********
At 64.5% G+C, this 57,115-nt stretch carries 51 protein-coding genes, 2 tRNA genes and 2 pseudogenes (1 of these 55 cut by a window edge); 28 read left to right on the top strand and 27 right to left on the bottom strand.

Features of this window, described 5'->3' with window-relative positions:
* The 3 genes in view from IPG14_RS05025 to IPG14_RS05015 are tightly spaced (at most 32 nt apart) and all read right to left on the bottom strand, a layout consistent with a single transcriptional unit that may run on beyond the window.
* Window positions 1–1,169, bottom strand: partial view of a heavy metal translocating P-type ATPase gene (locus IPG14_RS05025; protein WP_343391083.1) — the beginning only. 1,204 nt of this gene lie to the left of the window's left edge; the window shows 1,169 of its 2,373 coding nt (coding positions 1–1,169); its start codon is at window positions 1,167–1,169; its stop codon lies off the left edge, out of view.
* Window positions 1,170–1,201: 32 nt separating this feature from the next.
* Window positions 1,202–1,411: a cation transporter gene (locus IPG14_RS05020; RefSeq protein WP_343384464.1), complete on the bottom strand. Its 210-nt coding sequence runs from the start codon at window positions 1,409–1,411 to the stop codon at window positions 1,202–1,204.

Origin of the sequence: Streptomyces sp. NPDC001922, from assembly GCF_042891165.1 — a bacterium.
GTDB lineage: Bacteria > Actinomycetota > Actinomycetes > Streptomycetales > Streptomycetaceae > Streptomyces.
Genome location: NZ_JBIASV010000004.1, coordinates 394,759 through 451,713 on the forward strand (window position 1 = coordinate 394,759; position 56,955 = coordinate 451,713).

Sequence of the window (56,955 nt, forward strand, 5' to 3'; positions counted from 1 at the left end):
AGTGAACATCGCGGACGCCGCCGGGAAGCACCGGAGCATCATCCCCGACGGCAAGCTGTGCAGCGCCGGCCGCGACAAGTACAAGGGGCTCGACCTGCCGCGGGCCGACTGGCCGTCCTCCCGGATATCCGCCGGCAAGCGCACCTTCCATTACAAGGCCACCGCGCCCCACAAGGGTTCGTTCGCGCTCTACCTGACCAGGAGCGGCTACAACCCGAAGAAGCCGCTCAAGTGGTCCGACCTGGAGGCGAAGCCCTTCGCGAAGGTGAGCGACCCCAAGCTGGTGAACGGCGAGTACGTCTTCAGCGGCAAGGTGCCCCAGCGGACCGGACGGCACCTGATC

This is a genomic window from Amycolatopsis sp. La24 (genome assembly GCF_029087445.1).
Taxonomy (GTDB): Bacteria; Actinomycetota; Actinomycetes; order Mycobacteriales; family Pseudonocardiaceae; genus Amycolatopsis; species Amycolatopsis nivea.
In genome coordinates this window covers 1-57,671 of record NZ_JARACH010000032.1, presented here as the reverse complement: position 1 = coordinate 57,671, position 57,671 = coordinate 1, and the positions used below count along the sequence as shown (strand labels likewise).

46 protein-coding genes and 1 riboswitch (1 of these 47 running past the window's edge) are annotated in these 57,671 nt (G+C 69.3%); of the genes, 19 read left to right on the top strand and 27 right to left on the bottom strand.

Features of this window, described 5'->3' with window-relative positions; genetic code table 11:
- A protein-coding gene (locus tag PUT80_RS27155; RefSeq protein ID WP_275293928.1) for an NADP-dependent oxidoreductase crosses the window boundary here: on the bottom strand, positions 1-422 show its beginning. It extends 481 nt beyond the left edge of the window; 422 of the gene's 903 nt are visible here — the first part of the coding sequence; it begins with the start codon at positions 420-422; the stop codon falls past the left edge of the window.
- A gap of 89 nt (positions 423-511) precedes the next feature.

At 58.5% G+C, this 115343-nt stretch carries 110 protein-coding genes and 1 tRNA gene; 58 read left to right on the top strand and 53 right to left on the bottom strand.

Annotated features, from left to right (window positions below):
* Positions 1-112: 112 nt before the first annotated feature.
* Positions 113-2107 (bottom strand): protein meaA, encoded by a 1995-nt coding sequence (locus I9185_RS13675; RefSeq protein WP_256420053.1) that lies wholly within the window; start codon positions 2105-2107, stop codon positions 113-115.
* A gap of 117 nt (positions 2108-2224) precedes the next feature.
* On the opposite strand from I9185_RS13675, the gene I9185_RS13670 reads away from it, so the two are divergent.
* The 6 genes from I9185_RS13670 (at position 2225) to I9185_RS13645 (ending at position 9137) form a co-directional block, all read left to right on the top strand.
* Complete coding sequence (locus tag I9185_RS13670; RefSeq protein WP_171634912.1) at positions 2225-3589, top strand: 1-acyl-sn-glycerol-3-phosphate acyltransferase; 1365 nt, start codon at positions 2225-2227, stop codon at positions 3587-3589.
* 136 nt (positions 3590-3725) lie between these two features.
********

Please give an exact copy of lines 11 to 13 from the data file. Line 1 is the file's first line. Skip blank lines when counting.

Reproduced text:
AGTGAACATCGCGGACGCCGCCGGGAAGCACCGGAGCATCATCCCCGACGGCAAGCTGTGCAGCGCCGGCCGCGACAAGTACAAGGGGCTCGACCTGCCGCGGGCCGACTGGCCGTCCTCCCGGATATCCGCCGGCAAGCGCACCTTCCATTACAAGGCCACCGCGCCCCACAAGGGTTCGTTCGCGCTCTACCTGACCAGGAGCGGCTACAACCCGAAGAAGCCGCTCAAGTGGTCCGACCTGGAGGCGAAGCCCTTCGCGAAGGTGAGCGACCCCAAGCTGGTGAACGGCGAGTACGTCTTCAGCGGCAAGGTGCCCCAGCGGACCGGACGGCACCTGATC

This is a genomic window from Amycolatopsis sp. La24 (genome assembly GCF_029087445.1).
Taxonomy (GTDB): Bacteria; Actinomycetota; Actinomycetes; order Mycobacteriales; family Pseudonocardiaceae; genus Amycolatopsis; species Amycolatopsis nivea.